Chronic Non-cancer Pain (CNCP) is a major problem in modern society. The negative effects on quality of life and productivity have an immense social and economic impact.
Chronic pain in persons older than 65 years of age is a significant problem for Canada. A recently published study (Ramage-Morin 2009) used data from 1) the Health Institutions and Household components of the "National Population Health Survey" (NPHS; Statistics Canada 1994/1995 through 2002/2003) and 2) the 2005 "Canadian Community Health Survey" (CCHS). Thirty-eight percent of institutionalized seniors experienced pain on a regular basis, compared with 27% of seniors living in households. In both populations, rates were higher for women than men. Given the fact that Canada’s population is aging, chronic pain promises to become an even larger problem in the near future.
Osteoarthritis affects 3 million (1 in 10) Canadians. It affects men and women in equal numbers. Most people develop osteoarthritis after the age of 45, but it can occur at any age (www.arthritis.ca).
The Canadian Pain Society (CPS) has suggested that up to 1 million Canadians live with neuropathic pain (Moulin 2007). This is based on an estimate of the prevalence of 8.2% chronic neuropathic pain in the general population (Torrance 2006).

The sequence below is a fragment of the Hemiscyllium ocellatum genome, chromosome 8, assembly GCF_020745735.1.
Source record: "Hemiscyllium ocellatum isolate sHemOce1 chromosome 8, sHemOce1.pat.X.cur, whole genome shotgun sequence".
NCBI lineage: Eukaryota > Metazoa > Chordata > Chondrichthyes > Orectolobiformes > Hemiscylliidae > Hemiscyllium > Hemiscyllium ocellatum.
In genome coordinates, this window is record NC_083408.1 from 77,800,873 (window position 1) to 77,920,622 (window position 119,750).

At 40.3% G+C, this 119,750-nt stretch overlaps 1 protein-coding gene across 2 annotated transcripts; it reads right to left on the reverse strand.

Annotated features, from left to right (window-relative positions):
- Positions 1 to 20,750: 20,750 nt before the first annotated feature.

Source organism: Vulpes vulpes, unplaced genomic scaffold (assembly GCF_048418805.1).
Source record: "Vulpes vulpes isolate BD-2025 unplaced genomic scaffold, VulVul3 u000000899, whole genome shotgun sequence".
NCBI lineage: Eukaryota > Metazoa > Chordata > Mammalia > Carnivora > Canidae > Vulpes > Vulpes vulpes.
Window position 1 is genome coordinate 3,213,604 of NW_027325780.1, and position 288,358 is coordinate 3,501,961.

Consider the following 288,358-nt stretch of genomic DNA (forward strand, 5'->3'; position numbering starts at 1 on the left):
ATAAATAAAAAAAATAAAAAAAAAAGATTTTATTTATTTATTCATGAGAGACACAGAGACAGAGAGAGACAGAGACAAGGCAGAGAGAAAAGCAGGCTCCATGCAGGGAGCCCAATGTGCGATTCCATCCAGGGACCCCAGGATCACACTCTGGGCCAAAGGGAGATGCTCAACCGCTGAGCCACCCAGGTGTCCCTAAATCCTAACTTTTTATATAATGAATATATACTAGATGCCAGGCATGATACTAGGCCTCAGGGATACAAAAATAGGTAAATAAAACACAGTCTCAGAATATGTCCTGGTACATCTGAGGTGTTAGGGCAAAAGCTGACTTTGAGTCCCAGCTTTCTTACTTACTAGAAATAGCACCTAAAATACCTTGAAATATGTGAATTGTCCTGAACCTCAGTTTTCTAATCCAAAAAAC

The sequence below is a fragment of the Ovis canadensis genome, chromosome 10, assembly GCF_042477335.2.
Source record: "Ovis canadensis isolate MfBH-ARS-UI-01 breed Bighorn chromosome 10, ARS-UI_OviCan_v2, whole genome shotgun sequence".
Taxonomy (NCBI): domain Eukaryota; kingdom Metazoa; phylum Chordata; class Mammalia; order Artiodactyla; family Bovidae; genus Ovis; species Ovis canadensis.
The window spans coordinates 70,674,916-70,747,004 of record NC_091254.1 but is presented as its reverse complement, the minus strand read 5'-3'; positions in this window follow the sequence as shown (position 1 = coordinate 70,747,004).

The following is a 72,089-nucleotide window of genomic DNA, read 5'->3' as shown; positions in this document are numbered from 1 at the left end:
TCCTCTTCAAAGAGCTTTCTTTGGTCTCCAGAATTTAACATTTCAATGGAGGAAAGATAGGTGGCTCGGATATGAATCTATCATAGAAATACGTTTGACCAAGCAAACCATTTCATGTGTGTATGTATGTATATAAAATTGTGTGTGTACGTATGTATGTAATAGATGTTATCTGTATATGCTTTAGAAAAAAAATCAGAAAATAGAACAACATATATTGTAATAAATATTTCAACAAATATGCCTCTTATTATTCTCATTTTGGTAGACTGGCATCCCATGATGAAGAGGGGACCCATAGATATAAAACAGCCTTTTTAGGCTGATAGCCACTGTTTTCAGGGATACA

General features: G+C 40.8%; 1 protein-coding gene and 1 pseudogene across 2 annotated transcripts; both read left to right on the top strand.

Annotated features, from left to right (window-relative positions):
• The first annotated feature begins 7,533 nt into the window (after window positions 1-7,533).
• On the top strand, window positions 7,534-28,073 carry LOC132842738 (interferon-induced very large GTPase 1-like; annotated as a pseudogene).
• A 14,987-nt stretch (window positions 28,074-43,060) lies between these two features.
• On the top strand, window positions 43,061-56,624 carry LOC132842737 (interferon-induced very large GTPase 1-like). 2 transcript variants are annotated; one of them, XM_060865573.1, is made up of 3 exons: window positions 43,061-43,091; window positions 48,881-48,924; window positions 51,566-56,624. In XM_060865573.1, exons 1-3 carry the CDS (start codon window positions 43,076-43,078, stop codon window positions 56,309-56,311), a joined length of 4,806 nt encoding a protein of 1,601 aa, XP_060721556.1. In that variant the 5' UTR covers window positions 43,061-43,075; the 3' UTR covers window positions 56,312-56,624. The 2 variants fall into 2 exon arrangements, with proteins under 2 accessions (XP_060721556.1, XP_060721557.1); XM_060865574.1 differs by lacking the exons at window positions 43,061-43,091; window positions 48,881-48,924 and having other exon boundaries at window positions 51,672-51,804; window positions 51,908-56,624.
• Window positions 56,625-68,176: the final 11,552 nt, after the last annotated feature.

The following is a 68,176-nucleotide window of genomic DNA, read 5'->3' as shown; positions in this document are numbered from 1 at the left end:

The "Canadian Chronic Pain Study II" (CCPS-II) was set to study the prevalence of chronic pain by conducting a general population computer-assisted telephone interview. The response rate was only 20%, and they found the prevalence of chronic pain to be 25% of the respondents (Boulanger 2007). In comparison with the CCPS-I, the prevalence of chronic pain was 29% in 2001.
Low-back pain is among the most common causes of CNCP, and there are no studies conducted in Canada to examine its prevalence. A recent national survey conducted in the United States showed that 15% reported "back pain on most days for at least one month in the past year" (Ricci 2006).
In a United Kingdom study, 46.5% of the general population reported chronic pain; low-back problems and arthritis were the leading causes (Elliott 1999).
A recent epidemiological study in Denmark found that CNCP had a prevalence of 19%, and 12% of those who had CNCP (corresponding to 130,000 adults or 3% of Denmark’s population) used opioid medications regularly (Eriksen 2004).
It is reasonable to conclude that CNCP affects substantial and growing numbers of the Canadian population. Not all treatment approaches have been well studied, but opioids are a modality that has been shown to be effective in reducing intensity of pain in many of these chronic pain conditions.